Friday was my daughter Phia’s wedding. It was simple, beautiful and they are both so happy to be together. What does this have to do with this blog? Well, the room was filled to capacity, which means there were at least 250 people there. Most of them I knew or recognized but there were still quite a few I didn’t know. I think you know where I’m going with this…
At one time, I would have been overwhelmed by the amount of people. I would have sat down at my table with the rest of my family and waited for people to come to me. I would have felt bad later that I was unable to talk to as many people as I would have liked to and wished I wasn’t so shy. I definitely would have danced a lot because it would appear that I was too busy having fun to converse. And I would have justified it to myself by saying that I was throwing the party so I could dance if I wanted to. Yes, the Men without Hats song would have been running through my head!
Well, as a Once Timid Networker, that’s what I COULD have done.
Friday night was different though. I wasn’t thinking of myself and my own comfort, I was astounded by all of the people who came and were there because they loved Paul and Phia and wanted to share the moment with them. All I could think about was how I wanted to thank all of these guests for coming and being a part of their lives and my heart moved me to do so.
I reflected on the evening the next morning over my coffee and then throughout the weekend. I realized that Networking is sometimes a social event and often I would find myself at these events sitting at a table and waiting for people to come to me. I realized that the key to my ability to thank as many people as I could Friday night, was because I wasn’t thinking of myself. My goal was to show appreciation for those who came and make sure our guests were comfortable and taken care of.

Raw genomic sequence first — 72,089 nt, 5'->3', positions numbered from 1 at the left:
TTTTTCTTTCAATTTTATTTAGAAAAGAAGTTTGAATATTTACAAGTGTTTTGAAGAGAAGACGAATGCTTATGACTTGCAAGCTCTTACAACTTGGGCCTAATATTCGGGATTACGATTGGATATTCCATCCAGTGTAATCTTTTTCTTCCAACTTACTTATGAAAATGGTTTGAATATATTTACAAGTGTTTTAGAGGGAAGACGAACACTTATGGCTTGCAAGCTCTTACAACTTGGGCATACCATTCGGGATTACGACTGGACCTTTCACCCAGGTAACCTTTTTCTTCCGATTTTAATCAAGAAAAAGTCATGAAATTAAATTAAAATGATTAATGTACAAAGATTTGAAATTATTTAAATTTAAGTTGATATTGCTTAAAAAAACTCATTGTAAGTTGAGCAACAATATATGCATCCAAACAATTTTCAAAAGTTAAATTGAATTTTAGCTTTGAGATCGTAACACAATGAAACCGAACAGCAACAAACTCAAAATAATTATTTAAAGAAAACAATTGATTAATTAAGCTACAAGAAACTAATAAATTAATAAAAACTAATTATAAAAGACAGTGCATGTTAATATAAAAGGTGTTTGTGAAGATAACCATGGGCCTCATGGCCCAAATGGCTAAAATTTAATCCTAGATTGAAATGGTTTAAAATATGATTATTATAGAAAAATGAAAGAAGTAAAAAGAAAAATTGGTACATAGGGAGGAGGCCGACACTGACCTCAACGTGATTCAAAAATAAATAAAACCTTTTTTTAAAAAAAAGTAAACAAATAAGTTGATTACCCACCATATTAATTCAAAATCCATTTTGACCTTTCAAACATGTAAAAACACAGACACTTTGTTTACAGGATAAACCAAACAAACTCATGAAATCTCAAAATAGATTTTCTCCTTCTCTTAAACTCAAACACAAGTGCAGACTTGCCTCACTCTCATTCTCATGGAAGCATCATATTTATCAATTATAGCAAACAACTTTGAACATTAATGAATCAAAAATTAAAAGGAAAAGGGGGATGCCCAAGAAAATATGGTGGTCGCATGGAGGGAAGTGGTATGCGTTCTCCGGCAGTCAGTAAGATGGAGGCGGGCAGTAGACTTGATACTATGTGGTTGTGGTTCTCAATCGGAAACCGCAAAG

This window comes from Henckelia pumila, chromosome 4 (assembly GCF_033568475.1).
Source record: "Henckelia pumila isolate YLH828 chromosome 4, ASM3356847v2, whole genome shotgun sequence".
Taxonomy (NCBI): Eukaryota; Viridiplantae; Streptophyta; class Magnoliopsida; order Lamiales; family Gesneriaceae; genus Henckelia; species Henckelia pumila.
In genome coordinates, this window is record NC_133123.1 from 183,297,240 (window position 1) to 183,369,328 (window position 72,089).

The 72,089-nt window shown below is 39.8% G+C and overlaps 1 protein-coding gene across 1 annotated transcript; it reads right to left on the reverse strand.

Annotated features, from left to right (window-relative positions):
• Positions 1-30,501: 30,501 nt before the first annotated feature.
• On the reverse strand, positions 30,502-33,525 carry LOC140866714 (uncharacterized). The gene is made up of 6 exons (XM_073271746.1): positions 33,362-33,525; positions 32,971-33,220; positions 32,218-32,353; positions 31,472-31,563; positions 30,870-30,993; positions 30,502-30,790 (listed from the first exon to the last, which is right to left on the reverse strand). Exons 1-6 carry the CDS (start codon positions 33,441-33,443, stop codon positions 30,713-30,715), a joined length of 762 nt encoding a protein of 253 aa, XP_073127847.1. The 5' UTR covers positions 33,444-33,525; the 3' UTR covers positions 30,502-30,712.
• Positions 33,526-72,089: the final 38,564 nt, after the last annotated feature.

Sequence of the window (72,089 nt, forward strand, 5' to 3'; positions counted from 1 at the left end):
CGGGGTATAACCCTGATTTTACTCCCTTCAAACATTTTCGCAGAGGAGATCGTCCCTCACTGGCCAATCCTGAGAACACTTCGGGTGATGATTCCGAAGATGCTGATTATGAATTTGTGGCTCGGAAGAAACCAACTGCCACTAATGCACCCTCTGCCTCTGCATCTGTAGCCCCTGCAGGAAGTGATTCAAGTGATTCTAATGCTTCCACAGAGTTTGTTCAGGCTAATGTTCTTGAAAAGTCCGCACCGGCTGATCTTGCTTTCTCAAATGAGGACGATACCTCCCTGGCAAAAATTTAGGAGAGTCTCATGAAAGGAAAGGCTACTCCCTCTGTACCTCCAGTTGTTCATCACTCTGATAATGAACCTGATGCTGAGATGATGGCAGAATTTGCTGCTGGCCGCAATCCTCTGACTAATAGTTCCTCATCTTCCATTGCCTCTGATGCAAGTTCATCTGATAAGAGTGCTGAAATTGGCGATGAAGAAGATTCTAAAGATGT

So at your next networking event or social gathering, try shifting the focus. Think of the other people in the room. Do they look comfortable? Do they know anyone there? If not, introduce them to someone they may have something in common with. Show them around and if you are unfamiliar with your surroundings, invite them to come along as you explore where everything is. Helping others to feel relaxed and comfortable feels good, it gives you confidence and helps you to feel good about yourself.
I wasn’t able to get to every person in the room Friday night, but I can honestly say that I thanked as many people as time would allow and I was happy that I felt at ease! Congratulations to my sweet Phia and to my new Son-in-law, Paul!
Tara Schmakel-The Workroom at Tara’s
Jerry Williamson says
This was a fantastic blog. Personal, and a very strong message. Thank you for using your personal life stories to help us become better networkers.
BTW…..you should see if you can trademark the “Once Timid Networker.” This could be your branding.
Hazel M Walker says
This is a very good article. Believe it or not I am one of the people who hate going to big events, I always feel out of place and a little uncomfortable. Your reminder of stepping outside of ourselves and making it about the other people is key to being successful at any event. Thanks Tara
Val Wilson says
That cake was so good! Tara, when you step into a room, you may not have noticed, but you light it up with your beautiful smile and radient personality. This same light shines in your blog over and over again. I love you and I love your blog! And I loved being at Phia and Paul's wedding too!
Jennifer Kettlewell says
It is easy to get lost in big events! I think many people, even those that are top notch networkers, take the opportunity of a big event to blend into the wood work.
However, I think you make a very good point, becoming the “host” of the party, even if it isn't your own will turn you into a master networker!
Tara Schmakel says
Thank you all so much for reading this post, I appreciate it so very much! Reading your responses encourages me to continue to use my stories.
Thank you, thank you!!